Travers Chandler- was born in Richmond VA and grew up in a trailer park, which obviously affected his musical outlook. He started his musical journey as a child, becoming a student of traditional music. His influences were men of little fortune but much musical soul: Charlie Moore, Red Allen, Buzz Busby, Frank Wakefield, Jimmy Martin, Carter Stanley, The Bowes Brothers and Walter Hensley and Dee Gunter. He has become a respected touring sideman ,working for such bands as Karl Shiflett and The Big Country Show, The James King Band, The Bluegrass Brothers, Gary Brewer and The Kentucky Ramblers, The Gillis Brothers and the last year with Rounder Recording Artists Dan Paisley and The Southern Grass, culminating in a 2009 IBMA award for Song of The Year. Travers sings all parts with the band and is best known for being one of the few young mandolinists in bluegrass who plays in the traditional style. Danny Paisley has deemed him the "king of tremolo" while James King called him "one of the best traditional musicians in bluegrass." Travers currently resides in Roxboro NC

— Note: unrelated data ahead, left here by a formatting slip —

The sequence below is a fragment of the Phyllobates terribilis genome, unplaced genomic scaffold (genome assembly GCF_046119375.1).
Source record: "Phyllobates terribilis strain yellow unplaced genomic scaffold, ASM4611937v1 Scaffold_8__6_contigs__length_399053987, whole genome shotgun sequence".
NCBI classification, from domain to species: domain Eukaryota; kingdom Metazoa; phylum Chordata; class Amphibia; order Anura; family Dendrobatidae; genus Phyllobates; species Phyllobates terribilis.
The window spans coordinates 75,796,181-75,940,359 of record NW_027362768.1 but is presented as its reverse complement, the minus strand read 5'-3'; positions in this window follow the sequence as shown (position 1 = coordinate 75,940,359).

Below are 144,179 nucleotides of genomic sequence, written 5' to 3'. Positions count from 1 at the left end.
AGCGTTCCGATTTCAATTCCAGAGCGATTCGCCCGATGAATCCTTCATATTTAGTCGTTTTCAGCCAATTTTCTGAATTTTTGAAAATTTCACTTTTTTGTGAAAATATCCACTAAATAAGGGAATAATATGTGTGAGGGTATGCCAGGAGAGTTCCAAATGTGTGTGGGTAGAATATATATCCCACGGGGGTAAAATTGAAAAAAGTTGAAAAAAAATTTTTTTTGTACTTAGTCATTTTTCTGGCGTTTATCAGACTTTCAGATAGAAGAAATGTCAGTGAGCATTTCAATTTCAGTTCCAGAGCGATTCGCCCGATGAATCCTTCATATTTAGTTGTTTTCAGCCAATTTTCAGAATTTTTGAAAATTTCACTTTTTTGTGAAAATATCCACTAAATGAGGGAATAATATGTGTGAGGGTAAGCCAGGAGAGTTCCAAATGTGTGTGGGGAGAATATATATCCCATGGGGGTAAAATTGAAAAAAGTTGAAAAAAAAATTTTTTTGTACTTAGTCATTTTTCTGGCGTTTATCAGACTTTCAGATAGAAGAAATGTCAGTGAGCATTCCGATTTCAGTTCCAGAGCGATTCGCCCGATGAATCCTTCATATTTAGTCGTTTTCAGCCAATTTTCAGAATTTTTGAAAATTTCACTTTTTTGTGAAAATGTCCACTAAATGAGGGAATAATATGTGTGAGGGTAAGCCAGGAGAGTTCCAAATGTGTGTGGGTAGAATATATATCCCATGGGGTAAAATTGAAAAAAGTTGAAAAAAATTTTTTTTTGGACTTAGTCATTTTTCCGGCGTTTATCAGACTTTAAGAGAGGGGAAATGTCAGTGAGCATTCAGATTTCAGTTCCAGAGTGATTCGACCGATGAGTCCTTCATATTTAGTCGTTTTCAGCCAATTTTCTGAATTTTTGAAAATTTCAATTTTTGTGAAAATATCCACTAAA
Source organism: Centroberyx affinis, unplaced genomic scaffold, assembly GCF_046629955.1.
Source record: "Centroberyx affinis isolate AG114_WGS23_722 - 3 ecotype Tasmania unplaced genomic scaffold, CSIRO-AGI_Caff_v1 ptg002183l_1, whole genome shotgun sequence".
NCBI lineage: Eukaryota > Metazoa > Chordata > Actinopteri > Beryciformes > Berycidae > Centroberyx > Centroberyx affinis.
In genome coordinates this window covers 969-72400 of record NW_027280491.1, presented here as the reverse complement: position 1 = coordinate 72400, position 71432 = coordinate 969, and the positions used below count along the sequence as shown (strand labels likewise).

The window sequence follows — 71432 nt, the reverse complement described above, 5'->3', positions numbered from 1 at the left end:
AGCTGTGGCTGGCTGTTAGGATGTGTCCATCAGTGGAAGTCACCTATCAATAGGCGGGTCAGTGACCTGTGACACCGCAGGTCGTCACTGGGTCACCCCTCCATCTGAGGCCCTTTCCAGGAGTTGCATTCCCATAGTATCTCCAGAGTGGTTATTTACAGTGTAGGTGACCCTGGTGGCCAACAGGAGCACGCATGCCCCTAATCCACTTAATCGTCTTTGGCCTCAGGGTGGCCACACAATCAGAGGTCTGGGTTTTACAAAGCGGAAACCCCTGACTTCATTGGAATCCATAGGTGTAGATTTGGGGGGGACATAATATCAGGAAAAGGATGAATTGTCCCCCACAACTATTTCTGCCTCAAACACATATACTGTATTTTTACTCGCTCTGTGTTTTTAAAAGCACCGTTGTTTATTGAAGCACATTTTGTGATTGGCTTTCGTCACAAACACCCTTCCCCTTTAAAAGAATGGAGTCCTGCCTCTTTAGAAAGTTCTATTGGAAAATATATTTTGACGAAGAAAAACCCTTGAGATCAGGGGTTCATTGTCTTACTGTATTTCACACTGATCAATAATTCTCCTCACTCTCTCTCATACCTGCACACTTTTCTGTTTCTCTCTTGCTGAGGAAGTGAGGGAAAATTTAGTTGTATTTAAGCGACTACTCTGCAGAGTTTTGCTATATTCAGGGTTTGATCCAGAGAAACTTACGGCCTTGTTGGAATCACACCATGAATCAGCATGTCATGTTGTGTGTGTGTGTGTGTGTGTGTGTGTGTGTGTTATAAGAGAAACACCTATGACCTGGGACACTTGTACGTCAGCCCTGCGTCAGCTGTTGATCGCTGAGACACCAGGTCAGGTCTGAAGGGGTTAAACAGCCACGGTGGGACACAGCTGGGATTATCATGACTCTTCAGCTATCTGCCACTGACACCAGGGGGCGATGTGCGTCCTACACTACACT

Adam Poindexter - was raised in the tobacco fields and musical heritage of the piedmont in Roxboro North Carolina. As a child he would listen endlessly to the recordings of Jimmy Martin, The Country Gentlemen and The Bowes Brothers, a popular regional act of the 1950's. Eventually epanding his horizons musically, he soon became influenced heavily by other musicians such as Ray Charles. As a teenager he became an accomplished guitar and bass player and eventually picked up the banjo. He helped found regional groups Big Sandy and New Classic Grass before moving into what would become the pivotal role in his career; banjo player and vocalist in the up and coming James King Band. There he would spend over 10 years winning much acclaim as a harmony singer and banjoist winning an IBMA award in the process. He recorded several albums with King including "Thirty Years of Farming" and "Bed by the Window". After over a decade with King, Adam moved onto a partnership with Lynwood Lunsford in The Misty Valley Boys, then onto Randy Waller and The Country Gentlemen before forming Avery County with Travers Chandler in 2009. "Poindexter", as he is known by friends continues to reside in Roxboro NC.